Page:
The Externalities of Fast Food
Fast Food in the United States has grown from a $6-billion-a-year industry in 1970 into a juggernaut with a reported $239 billion in annual revenues in 2020.
The industry’s economic clout has not only enabled it to radically shift our countries consumption patterns (as well as those around the globe), it has also fundamentally altered the very way our food is produced.
Enormous purchasing power and demand for vast amounts of inexpensive goods are among the principal driving forces behind factory farming and massive government subsidies for staple crops like corn and soy.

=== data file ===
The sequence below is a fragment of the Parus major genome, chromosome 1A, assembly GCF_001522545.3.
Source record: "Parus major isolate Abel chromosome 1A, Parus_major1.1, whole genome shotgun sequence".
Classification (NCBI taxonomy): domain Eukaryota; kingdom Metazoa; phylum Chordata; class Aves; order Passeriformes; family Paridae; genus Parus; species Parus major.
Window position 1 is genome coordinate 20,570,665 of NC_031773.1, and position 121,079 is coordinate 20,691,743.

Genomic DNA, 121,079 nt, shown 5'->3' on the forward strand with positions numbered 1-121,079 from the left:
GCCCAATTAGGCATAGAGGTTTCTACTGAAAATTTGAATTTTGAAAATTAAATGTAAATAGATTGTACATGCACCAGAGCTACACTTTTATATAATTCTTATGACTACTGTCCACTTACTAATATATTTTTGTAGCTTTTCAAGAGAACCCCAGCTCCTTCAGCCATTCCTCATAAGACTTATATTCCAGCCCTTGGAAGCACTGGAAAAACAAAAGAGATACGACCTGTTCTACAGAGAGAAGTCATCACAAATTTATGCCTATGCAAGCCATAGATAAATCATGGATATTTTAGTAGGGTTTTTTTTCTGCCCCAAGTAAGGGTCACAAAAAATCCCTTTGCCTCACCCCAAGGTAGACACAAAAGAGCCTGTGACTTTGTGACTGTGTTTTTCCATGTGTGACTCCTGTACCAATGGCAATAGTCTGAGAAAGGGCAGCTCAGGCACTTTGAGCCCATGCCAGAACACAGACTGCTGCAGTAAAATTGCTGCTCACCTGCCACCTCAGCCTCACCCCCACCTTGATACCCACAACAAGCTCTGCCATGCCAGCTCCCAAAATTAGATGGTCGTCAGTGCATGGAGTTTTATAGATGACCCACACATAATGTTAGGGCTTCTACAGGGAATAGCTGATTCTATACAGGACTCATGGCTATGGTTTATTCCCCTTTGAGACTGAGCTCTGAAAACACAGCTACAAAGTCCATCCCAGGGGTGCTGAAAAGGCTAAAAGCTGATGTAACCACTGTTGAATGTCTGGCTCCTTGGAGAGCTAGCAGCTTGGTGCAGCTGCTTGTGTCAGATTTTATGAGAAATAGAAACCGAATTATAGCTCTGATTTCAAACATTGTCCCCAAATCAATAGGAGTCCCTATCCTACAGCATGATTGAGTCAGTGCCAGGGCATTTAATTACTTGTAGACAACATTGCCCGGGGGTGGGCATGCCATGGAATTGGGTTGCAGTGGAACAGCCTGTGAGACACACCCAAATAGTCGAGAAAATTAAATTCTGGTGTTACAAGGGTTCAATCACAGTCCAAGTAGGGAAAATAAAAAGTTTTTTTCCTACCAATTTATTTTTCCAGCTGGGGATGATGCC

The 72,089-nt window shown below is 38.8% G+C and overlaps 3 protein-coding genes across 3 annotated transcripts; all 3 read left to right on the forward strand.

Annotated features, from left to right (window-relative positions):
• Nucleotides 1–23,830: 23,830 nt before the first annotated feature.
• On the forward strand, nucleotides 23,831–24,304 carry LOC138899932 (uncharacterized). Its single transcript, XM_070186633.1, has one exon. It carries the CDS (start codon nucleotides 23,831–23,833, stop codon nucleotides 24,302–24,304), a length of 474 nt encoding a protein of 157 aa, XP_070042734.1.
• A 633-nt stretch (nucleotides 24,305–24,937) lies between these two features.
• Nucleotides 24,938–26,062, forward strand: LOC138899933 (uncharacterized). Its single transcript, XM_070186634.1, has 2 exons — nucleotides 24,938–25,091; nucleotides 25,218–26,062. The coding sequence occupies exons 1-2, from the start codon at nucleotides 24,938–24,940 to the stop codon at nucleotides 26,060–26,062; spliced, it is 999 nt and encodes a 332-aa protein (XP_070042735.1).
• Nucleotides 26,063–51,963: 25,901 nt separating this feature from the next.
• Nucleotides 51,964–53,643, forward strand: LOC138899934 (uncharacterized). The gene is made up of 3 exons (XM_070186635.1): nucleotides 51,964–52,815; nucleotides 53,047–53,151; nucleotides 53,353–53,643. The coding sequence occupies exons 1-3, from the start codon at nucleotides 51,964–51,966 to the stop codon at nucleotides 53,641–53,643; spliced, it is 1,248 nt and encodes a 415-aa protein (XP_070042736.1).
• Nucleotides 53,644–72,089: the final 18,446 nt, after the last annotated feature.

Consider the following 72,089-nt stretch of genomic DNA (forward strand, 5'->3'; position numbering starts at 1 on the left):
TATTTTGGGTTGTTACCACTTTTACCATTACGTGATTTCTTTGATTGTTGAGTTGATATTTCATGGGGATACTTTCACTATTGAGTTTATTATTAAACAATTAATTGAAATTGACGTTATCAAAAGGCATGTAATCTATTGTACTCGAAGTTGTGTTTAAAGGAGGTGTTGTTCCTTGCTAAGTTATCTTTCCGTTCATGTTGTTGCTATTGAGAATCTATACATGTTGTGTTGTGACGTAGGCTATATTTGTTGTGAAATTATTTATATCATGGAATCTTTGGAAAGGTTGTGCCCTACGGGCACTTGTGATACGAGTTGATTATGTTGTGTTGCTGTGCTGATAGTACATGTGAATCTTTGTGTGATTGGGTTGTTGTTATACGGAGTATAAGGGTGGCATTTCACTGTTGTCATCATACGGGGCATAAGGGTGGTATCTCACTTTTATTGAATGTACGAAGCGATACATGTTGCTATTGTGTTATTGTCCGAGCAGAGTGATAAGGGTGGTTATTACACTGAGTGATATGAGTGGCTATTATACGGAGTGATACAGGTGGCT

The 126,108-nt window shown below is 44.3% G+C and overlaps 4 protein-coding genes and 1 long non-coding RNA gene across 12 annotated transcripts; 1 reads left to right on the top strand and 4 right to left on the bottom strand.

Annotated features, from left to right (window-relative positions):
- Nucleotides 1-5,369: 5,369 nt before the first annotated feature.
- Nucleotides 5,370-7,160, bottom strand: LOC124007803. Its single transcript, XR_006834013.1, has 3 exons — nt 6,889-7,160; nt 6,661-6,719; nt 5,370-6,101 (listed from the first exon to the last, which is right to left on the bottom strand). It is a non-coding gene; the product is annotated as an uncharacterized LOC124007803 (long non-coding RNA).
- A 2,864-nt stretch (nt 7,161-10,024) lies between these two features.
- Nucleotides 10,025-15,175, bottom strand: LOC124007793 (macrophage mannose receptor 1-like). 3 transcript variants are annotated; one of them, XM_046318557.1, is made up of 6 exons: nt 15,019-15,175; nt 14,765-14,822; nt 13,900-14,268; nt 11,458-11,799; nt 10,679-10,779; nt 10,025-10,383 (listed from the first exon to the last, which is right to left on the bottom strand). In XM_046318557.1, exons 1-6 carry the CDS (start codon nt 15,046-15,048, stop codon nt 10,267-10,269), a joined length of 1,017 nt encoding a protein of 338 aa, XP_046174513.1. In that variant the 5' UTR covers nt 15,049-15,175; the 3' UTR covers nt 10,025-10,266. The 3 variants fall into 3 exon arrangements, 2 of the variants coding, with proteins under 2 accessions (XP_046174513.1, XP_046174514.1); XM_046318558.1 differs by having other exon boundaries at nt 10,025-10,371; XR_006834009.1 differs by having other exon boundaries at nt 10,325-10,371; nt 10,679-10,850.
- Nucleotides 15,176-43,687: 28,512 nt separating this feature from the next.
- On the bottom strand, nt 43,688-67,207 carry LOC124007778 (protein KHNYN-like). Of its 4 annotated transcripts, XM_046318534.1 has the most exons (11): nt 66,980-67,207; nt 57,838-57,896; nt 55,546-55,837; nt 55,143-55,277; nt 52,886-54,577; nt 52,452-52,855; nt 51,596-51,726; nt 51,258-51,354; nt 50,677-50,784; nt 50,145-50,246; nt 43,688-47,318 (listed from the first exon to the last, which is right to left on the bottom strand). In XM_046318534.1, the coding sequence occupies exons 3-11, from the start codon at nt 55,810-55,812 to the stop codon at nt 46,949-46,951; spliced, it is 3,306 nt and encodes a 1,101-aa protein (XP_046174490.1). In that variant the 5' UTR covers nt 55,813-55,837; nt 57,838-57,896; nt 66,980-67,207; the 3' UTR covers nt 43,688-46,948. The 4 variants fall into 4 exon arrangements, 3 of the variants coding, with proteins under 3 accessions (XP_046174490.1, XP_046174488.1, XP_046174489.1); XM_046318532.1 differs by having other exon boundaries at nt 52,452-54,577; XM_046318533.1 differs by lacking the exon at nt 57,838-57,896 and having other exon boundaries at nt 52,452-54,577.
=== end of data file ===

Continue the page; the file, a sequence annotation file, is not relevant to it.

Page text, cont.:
The follow pages highlight the unintended consequences of Fast Food on our Agricultural, Natural Resources, and Waste systems.
We challenge you to get creative and explore the external costs and resulting externalities that may come from the things you buy in your day-to-day lives.
Whether that’s the price difference between a carton of generic ice cream and a scoop from your local creamery, or the reason plastic bags are (typically) free.
*btw, there are also a handful of positive externalities that come with fast food, we’ll have a blog post about that here soon